Bonny Eagle’s Will Horton is a commanding presence on the football field and the offensive guard and defensive lineman is a cog to what the Scots want to accomplish in 2019. (ED DEXTER PHOTOGRAPHY)

Will Horton played half of last season on a torn ACL and was still named to the SMAA All-Conference First Team. 

The Bonny Eagle High senior, who plays offensive guard and on the defensive line, was declared 100 percent healthy a week before camp opened in August, and that’s bad news for the rest of Class A. 

“I’m ready to go,” Horton said. “I’m ready to get after it and hopefully kill it this year all the way around.” 

Standing more than 6 feet tall and weighing almost 250 pounds, Horton is a commanding presence even among some of the most gifted athletes. His respectful, calm demeanor on the sidelines transforms into a competitive tenacity as soon as he steps onto the field. His voice carries authority and whether he is leading the whole team in warm-ups or setting the example in position drills, his teammates’ respect is obvious. 

“Will has really been our leader, especially our emotional leader, for the past couple of years,” said Bonny Eagle head coach Kevin Cooper. “Seeing him go from being a guy who was sort of unsure of himself (as an underclassman) … to being a true leader with this team has been pretty cool to watch.” 

Four games into last season, in a win over Massabesic, Horton tore his right ACL on the last play before halftime. He broke through the Mustangs offensive line in an attempt to sack the quarterback but the side of Horton’s knee was inadvertently kicked during the play.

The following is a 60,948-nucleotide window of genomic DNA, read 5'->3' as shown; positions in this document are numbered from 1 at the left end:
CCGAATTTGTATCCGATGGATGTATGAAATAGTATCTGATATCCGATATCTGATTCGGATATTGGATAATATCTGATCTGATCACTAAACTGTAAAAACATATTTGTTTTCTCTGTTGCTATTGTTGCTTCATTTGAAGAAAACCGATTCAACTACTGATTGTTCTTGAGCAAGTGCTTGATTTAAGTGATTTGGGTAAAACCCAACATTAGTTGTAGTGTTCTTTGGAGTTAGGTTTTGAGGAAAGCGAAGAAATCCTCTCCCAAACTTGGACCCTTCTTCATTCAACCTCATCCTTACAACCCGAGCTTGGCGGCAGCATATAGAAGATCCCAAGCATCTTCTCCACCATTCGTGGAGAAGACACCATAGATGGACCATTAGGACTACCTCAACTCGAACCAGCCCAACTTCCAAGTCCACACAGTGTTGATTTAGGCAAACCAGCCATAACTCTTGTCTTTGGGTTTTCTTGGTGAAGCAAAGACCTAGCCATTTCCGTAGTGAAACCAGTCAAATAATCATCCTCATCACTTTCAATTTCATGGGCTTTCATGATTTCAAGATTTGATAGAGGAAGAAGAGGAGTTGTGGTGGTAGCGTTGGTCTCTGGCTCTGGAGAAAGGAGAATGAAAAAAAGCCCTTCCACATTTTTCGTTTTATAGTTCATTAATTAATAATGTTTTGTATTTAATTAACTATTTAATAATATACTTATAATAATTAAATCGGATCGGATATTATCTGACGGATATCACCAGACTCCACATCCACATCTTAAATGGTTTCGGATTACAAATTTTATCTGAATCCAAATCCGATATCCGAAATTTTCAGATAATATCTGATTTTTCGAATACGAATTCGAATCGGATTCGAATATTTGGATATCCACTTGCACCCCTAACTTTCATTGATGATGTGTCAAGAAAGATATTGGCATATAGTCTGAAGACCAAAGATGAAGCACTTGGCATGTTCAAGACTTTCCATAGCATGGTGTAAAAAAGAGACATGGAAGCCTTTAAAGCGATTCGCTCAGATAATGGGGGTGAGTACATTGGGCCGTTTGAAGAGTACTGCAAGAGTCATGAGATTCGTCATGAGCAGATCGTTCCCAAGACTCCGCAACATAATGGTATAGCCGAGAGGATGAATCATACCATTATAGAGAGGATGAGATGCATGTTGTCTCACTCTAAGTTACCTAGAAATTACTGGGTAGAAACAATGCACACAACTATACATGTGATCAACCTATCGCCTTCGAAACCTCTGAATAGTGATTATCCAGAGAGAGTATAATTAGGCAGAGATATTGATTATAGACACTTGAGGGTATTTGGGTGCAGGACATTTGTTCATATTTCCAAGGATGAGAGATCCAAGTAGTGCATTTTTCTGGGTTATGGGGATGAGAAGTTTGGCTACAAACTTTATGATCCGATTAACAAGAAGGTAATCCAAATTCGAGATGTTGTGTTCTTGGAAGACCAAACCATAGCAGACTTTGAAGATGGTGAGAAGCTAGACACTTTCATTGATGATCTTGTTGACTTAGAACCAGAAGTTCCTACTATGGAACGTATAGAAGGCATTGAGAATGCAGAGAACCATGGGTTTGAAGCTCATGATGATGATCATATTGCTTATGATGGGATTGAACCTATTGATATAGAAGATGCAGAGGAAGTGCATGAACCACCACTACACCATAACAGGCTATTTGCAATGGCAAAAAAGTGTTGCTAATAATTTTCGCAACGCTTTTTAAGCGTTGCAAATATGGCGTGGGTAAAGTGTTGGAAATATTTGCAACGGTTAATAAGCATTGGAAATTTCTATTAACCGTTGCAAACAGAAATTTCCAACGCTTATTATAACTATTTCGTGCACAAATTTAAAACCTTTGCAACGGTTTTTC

Horton could tell something wasn’t right, he said, but “it actually didn’t really hurt too bad.” He missed the next game, a win over Deering, due to swelling from the injury, but he was back on the line the following week. 

“I knew I could get through the season so I kept playing on it. I had to get the job done and finish off strong,” Horton said. “If that’s what it took, then that’s what it took.” 

While Horton finished the year, he was noticeably less effective on game day, said Cooper. The Scots as a team had trouble matching up with their more physical opponents down the stretch. Bonny Eagle’s season ended in 61-23 loss to Scarborough in a regional semifinal. 

Horton had surgery on his knee in December and has undergone physical training since. The desire to be fully healthy for the first practice and to be able to compete in every game motivated him throughout rehab. The three-year starter hopes to play at the next level and as a focal point in the Scots’ offensive and defensive gameplans, he will have plenty of opportunities to showcase his talents. 

“I think every type of honor given to linemen, he will be given consideration,” Cooper said. “He’s as tough as they come … Any coach will tell you how important the offensive line is. If they can set (the) tone, then … the rest of your team falls behind.” 

Cooper will rely on Horton and the rest of a strong offensive line to pave the way for the Scots high-powered spread attack. Running back Will Whyte, a semifinalist for last year’s Fitzpatrick Trophy, has graduated, but Cooper is confident the Scots can be just as dangerous this season. 

With leaders like Horton ready to shoulder any responsibilities thrown their way, that’s bad news for the rest of Class A. 

“Our goal is to win a state championship. It is that every year, but I think the general feeling amongst our guys is that we have a very good chance of competing for that and being in the conversation,” Cooper said. “We think we can win a state championship and if that doesn’t happen, we will be a little disappointed.” 

 

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